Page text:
AOL chief reverses 401(k) move, apologizes for remarks
The head of AOL came under criticism for what many employees thought were insensitive remarks while discussing the company’s increased medical costs. To make his point, he cited specific health-care examples, including the costs of caring for a baby born prematurely.
The New York Times
Tim Armstrong, the chief executive of AOL, has decided to reverse an unpopular change in the media company’s employee benefits program and also apologized for publicly singling out two families’ health-care issues as a cause of those changes.
AOL had recently altered its 401(k) program, switching its matching payments to one lump sum at year-end instead of throughout the year.
The change would have disadvantaged AOL employees, especially those who left the company before Dec. 31.
On an internal call last Thursday discussing the new policy, he had attributed the change partly to soaring medical costs associated with two families’ “distressed babies.”
Armstrong came under criticism for what numerous AOL employees thought were insensitive remarks while discussing the company’s increased medical costs. To make his point, he cited specific health-care examples.
“We had two AOL-ers that had distressed babies that were born that we paid a million dollars each to make sure those babies were OK, in general,” he said, according to a transcript provided by an AOL employee.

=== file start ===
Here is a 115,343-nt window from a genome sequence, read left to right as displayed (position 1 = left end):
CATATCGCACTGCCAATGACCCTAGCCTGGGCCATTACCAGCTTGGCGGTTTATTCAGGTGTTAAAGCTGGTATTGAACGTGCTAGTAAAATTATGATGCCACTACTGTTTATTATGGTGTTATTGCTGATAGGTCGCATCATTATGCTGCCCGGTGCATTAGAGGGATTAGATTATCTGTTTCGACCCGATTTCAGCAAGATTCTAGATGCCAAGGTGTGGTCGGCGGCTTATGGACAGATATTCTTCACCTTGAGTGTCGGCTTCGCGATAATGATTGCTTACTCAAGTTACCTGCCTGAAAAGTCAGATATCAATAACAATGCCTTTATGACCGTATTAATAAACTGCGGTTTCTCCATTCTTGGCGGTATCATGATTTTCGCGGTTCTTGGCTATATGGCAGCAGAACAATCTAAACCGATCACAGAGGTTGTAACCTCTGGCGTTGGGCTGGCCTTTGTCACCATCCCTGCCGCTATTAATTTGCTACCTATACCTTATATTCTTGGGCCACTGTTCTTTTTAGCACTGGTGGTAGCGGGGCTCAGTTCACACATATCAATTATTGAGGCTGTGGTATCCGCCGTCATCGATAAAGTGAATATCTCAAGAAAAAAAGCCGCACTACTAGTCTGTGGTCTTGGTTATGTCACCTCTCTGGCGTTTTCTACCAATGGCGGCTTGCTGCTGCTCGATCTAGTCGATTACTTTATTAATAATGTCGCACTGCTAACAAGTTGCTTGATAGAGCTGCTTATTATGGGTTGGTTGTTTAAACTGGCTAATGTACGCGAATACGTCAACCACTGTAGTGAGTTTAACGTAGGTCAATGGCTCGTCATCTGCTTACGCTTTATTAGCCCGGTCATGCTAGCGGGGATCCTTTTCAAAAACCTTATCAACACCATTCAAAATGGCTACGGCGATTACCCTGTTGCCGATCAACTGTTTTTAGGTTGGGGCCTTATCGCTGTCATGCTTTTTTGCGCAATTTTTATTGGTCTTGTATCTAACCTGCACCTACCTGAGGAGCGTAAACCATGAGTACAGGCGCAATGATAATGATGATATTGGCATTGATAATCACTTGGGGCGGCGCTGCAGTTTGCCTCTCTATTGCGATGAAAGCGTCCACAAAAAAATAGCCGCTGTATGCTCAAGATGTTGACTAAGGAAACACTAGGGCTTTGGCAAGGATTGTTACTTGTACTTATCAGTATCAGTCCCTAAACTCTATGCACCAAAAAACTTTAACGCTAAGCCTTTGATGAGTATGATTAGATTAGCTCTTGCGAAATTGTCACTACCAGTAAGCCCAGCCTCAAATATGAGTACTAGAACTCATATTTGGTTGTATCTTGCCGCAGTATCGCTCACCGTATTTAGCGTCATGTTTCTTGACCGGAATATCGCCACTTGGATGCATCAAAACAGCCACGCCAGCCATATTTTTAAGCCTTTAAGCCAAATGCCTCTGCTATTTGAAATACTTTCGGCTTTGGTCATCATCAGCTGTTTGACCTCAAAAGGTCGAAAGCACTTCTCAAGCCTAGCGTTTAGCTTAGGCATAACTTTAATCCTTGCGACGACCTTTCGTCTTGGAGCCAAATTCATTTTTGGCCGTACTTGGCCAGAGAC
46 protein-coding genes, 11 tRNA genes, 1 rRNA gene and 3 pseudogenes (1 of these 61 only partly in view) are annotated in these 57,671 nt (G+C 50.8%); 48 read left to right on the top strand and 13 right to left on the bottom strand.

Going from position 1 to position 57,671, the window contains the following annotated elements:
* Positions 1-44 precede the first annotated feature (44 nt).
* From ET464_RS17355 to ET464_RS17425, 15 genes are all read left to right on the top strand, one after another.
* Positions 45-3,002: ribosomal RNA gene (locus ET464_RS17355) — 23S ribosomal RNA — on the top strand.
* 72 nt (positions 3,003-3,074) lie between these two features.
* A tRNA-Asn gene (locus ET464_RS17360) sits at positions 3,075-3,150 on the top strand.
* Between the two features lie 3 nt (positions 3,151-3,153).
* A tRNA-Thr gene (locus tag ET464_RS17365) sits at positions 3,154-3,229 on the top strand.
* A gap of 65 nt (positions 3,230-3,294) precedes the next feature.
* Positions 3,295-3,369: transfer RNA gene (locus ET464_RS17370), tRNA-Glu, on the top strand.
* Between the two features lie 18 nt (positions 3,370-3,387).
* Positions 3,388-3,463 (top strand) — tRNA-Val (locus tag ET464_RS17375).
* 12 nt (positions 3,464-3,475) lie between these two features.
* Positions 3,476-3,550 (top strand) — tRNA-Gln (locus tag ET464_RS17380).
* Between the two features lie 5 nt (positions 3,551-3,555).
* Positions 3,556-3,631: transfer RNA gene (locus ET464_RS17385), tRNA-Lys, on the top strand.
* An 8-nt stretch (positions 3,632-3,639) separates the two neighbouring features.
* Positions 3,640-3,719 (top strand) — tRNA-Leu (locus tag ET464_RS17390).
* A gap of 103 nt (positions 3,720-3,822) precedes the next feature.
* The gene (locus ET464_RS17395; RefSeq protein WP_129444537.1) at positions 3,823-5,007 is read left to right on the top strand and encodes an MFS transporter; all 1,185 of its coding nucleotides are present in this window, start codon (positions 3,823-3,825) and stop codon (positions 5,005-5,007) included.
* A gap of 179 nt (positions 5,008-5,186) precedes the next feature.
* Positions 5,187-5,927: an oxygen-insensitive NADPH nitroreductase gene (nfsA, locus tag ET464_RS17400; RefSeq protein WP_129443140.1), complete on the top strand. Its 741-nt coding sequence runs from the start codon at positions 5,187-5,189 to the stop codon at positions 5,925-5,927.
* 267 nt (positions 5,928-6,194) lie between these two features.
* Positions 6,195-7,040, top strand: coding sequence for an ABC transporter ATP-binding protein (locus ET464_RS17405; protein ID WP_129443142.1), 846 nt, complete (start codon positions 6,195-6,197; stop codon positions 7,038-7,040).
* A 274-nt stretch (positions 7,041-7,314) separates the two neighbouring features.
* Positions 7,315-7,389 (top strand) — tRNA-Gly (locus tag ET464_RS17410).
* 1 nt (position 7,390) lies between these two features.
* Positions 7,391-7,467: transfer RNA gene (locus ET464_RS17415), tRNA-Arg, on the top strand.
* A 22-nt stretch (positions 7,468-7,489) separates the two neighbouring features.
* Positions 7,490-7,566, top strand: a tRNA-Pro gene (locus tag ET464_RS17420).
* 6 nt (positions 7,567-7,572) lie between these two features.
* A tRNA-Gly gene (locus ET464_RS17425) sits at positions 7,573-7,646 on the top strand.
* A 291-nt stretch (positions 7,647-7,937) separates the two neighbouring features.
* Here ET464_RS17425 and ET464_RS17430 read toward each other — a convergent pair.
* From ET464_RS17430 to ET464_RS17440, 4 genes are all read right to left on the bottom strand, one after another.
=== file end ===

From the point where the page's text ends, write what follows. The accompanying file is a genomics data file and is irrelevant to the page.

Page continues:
Numerous AOL employees were displeased that Armstrong had singled out two co-workers, although without mentioning their names.
The mea culpa came as Deanna Fei, a novelist and the wife of Peter Goodman, an editor at AOL’s Huffington Post, disclosed that she was the mother of one of the babies that Armstrong had highlighted. In an essay for the online magazine Slate, Fei blasted Armstrong’s remark. (Goodman worked previously at The New York Times.)
“Let’s set aside the fact that Armstrong — who took home $12 million in pay in 2012 — felt the need to announce a cut in employee benefits on the very day that he touted the best quarterly earnings in years,” she wrote. “For me and my husband — who have been genuinely grateful for AOL’s benefits, which are actually quite generous — the hardest thing to bear has been the whiff of judgment in Armstrong’s statement, as if we selfishly gobbled up an obscenely large slice of the collective health-care pie.”
In the article, Fei described the premature birth of her daughter — she weighed 1 pound, 9 ounces when she was born in October 2012, only five months into a healthy pregnancy.